Oak Bluffs, still trying to right its course after recent financial problems, will have help in the form of a town accountant.

Arthur Gallagher has been named to the post for a three-year term. At Tuesday’s selectmen meeting, town administrator Robert Whritenour said that Mr. Gallagher has more than 25 years experience as a town accountant and auditor, and has worked for towns including Weymouth, Framingham, and Lowell. He said that Mr. Gallagher has found on-Island housing, and will start on Tuesday, March 27.

The town has been without someone in the accountant role since financial director Paul Manzi died in October 2010.

Selectmen also received copies of a town financial audit at Tuesday’s meeting. The audit outlines ways in which Oak Bluffs can improve its financial standing and correct past oversights in fee collection; selectmen will review the findings at a future meeting.

In other business, selectmen authorized road work for the next year, including paving on Dukes County avenue, part of the Sea View avenue extension, Pasque avenue, Saco avenue and Park street.

Highway superintendent Richard Combra said the five streets were in “serious disrepair” and couldn’t go through another summer in their current shape. The repaving will be partly paid for with Chapter 90 state highway funds.

Last year Oak Bluffs voters rejected a measure at the ballot that would have restored $230,000 in cuts to the town’s road paving program, despite highway superintendent Richard Combra Jr.’s protests about skyrocketing asphalt prices.

The board also approved rules and regulations for seasonal stationary peddler licenses, including an annual fee of $1,000 — up from $500 — and stipulations regarding where and when three stationary peddlers can serve hot dogs and other snacks in town.

The regulations call for up to three stationary peddler licenses for vendors to operate May through October, with one license allocated to the Big Bridge and two licenses at the Little Bridge.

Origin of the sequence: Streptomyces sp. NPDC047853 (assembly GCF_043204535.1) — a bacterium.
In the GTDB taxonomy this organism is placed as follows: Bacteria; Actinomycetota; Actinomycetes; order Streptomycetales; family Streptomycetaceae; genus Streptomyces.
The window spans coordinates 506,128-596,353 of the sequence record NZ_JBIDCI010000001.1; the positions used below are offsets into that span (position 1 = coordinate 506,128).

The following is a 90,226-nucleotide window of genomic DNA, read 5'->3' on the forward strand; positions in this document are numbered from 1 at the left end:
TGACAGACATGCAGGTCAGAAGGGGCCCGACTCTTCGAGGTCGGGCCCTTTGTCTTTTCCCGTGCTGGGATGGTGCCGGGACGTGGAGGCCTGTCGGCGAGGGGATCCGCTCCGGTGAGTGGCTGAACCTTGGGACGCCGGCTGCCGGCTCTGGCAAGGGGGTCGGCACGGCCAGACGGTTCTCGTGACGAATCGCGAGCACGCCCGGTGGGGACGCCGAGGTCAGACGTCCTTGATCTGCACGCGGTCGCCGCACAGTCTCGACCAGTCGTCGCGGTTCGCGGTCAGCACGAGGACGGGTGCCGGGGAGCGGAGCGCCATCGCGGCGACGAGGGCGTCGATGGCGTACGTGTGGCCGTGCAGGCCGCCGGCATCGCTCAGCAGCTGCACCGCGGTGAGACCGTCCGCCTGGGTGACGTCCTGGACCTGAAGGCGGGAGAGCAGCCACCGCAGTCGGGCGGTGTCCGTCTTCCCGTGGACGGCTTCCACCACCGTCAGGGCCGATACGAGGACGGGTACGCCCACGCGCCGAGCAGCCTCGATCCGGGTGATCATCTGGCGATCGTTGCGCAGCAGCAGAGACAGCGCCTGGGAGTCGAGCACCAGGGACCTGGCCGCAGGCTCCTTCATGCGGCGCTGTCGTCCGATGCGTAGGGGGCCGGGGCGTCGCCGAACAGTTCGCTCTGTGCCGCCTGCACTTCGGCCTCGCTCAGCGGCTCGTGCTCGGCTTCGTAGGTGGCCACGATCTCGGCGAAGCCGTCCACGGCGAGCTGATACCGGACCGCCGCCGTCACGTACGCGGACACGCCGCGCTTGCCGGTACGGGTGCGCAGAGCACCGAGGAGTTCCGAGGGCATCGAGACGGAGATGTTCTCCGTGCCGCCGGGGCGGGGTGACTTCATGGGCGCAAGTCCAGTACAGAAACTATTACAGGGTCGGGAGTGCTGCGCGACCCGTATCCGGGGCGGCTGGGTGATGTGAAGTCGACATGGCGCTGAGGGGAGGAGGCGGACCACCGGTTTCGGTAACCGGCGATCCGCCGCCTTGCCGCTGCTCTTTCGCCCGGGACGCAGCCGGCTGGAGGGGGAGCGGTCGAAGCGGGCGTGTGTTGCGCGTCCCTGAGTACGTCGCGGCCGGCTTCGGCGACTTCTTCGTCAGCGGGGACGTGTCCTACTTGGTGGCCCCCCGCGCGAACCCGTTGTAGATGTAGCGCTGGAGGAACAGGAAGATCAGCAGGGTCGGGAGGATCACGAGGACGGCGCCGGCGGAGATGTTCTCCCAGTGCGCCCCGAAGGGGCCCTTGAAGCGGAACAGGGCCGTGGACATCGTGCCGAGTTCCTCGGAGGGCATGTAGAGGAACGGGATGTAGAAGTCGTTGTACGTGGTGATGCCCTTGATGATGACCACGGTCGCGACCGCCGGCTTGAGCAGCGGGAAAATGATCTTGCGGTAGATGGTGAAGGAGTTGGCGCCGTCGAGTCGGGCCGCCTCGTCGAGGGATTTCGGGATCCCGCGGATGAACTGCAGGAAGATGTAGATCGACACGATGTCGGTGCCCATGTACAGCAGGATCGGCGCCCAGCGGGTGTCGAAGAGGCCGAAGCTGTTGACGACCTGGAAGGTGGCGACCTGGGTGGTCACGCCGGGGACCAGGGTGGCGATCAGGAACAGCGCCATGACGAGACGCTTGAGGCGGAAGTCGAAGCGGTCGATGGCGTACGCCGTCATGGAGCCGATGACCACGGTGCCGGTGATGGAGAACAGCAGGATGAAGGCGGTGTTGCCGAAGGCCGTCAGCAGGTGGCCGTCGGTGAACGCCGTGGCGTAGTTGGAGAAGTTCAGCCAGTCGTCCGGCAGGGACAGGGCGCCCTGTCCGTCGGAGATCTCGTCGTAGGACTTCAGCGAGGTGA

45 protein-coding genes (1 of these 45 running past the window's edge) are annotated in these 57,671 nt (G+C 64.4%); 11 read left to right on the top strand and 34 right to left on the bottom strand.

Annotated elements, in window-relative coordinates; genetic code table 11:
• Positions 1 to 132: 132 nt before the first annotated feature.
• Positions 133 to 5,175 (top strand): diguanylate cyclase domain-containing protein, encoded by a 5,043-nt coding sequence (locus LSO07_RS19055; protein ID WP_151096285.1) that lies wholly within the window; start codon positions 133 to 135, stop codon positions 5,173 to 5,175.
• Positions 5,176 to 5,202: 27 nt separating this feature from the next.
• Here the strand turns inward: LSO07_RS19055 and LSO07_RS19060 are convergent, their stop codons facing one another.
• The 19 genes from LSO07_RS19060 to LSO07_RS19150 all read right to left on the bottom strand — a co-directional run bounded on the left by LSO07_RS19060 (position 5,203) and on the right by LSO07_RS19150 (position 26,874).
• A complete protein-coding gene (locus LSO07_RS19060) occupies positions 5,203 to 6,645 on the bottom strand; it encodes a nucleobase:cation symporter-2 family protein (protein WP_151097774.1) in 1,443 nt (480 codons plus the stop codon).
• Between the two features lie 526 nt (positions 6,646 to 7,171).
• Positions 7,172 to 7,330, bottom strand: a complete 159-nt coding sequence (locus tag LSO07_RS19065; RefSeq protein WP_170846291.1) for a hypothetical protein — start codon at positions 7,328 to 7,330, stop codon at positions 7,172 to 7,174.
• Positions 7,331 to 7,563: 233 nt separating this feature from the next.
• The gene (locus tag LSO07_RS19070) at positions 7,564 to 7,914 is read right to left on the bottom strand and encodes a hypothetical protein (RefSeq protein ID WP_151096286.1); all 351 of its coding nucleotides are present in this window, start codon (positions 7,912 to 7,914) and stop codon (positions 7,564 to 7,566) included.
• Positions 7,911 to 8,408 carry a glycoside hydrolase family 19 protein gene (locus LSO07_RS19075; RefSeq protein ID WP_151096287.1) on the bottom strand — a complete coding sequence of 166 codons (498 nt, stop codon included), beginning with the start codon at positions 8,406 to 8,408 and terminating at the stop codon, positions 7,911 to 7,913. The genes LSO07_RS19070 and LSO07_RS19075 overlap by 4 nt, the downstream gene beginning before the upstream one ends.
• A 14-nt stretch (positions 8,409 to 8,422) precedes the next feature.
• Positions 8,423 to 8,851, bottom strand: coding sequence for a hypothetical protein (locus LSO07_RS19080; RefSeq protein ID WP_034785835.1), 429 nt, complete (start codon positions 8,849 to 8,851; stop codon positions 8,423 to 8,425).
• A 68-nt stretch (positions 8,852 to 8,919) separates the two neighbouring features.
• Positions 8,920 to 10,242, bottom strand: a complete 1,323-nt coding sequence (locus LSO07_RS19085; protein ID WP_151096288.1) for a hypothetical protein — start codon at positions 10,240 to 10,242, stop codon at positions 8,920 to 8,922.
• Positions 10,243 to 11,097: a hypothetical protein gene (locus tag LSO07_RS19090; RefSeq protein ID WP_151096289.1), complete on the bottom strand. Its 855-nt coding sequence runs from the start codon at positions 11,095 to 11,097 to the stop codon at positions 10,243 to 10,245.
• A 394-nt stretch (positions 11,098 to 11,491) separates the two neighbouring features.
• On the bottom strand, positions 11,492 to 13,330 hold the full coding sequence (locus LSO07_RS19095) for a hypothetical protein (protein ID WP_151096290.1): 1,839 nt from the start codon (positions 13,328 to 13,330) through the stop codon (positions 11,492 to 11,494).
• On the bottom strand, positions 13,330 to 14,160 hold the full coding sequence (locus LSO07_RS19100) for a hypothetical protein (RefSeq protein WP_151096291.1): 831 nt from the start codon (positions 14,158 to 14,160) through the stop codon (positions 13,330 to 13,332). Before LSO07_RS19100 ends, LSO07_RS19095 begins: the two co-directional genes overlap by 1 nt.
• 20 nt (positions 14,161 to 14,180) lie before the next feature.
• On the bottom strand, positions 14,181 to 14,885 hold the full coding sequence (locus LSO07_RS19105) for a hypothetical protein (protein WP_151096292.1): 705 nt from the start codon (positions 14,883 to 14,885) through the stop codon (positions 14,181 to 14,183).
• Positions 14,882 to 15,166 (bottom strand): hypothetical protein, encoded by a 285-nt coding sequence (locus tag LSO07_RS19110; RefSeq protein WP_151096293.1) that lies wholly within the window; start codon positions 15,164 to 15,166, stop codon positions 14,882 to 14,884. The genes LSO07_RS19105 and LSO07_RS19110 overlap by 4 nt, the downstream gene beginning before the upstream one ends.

The peddlers are required to operate for at least 20 days each month in July and August.

License holder Mary Kay Mazza took issue with some of the new regulations. “To double the fee in one year, I think that’s really excessive,” she said, noting that the trucks only operate for a few months and are weather dependent. “There’s only so much I can charge for a chocolate eclair . . . how do we make that additional revenue to cover those costs?”

Selectmen chairman Kathy Burton said that similar fees run up to $2,500 in other resort areas, and Oak Bluffs hasn’t raised their stationary peddler fees since 2001. “We have some serious financial issues here, and we’re looking at all of our fees. This is what the board thought would be a reasonable approach,” she said.

Primo Lombardi got the go-ahead to open a year-round yoga studio on Circuit avenue , and the selectmen approved the annual St. Patrick’s Day 5K race, which will take place this Sunday, March 25.

Alison Shaw was reappointed to the Community Preservation Commission, and Susan Gamble was appointed to the Historical Commission.